Green Real EstaetThe City of Atlanta is one of seven local governments recognized by the Atlanta Regional Commission (ARC) for leadership in implementing policies and practices that contribute to efficient and sustainable use of resources in metro Atlanta.

The city was honored for upgrading to a Silver Certified Green Community at ARC’s January Board meeting, according to a media release.

“The City of Atlanta is proud to renew its commitment to sustainability through the ARC’s Green Communities Program. As we strive to make Atlanta one of the country’s top tier cities for sustainability, the work we’ve done locally through the Green Communities Program over the past four years is a reflection of our concern for the environment and the preservation of our natural resources,” said Mayor Kasim Reed. “Today, we also celebrate the achievements of our neighboring cities and counties who are working to make this region a greener and more economically vibrant place to live, play and conduct business.”

Atlanta was one of the first communities to be certified in 2009 and reaffirmed its commitment to being green in 2013 by re-certifying, this time at the Silver level. Among the city’s 2013 sustainability achievements:

• In response to solicitations by leading automotive manufacturers seeking markets for the new generation of electric passenger vehicles, the Mayor’s Office of Sustainability created the Metro Atlanta Plug-in Electric Vehicle Readiness Task Force. Its focus is to build comprehensive infrastructure for consumers who become electric vehicle owners in Atlanta. The permitting process for electric vehicle supply equipment has been streamlined to aid residents who want to install charging equipment.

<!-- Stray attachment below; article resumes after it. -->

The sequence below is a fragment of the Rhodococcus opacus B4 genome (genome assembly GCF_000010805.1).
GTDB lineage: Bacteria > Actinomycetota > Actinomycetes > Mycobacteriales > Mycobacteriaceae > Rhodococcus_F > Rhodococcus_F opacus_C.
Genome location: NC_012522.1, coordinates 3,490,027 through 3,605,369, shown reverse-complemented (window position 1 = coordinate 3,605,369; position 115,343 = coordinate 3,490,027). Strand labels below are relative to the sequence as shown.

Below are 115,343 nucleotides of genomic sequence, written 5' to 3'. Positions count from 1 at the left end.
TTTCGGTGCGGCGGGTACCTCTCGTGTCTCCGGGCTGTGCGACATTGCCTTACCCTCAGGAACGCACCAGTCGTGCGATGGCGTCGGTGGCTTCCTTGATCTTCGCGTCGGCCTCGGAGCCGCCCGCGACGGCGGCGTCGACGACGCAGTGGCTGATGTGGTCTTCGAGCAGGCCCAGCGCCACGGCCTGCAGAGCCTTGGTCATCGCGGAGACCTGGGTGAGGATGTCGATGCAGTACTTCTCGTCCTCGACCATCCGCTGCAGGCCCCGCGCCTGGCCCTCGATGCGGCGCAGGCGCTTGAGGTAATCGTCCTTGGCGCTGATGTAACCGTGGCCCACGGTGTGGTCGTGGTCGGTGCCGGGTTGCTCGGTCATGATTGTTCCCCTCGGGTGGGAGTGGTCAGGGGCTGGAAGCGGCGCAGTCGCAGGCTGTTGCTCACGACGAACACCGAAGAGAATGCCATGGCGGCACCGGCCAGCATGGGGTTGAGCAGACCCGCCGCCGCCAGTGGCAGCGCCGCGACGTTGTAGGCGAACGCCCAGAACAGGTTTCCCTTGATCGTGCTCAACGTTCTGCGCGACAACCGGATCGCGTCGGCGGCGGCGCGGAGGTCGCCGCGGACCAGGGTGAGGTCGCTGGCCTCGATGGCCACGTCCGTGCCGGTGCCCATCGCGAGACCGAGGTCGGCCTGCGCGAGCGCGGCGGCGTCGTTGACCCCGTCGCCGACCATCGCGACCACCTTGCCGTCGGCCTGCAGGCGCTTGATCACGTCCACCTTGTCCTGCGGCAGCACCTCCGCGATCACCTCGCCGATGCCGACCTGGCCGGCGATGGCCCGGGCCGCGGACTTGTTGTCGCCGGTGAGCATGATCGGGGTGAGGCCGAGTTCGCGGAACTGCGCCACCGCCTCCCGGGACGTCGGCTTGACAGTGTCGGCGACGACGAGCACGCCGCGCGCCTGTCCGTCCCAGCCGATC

• The R.M. Clayton Wastewater Treatment Plant is now equipped with a combustion engine that can convert waste biogas into nearly 13 million kWh of useful energy annually.
• More than 1,100 acres of brownfields exist within the 6,500 acre BeltLine planning area, and the Atlanta BeltLine is working to transform these areas into parks, trails and transit. On the BeltLine Eastside Trail alone, 1,700 tons of contaminated soil were removed over 2.25 miles. The Historic Fourth Ward Park was 17 acres of industrial wasteland until it was converted into the functional and recreational greenspace that it is today. These projects are representative of the work that will take place on the rest of the Atlanta BeltLine corridor.
• The Department of Watershed Management recently updated its Post-Development Stormwater Management Ordinance to promote the use of green infrastructure on new and redevelopment projects in the city.

For more about the program, visit

Collin Kelley

Collin Kelley has been the editor of Atlanta Intown for two decades and has been a journalist and freelance writer for 35 years. He’s also an award-winning poet and novelist.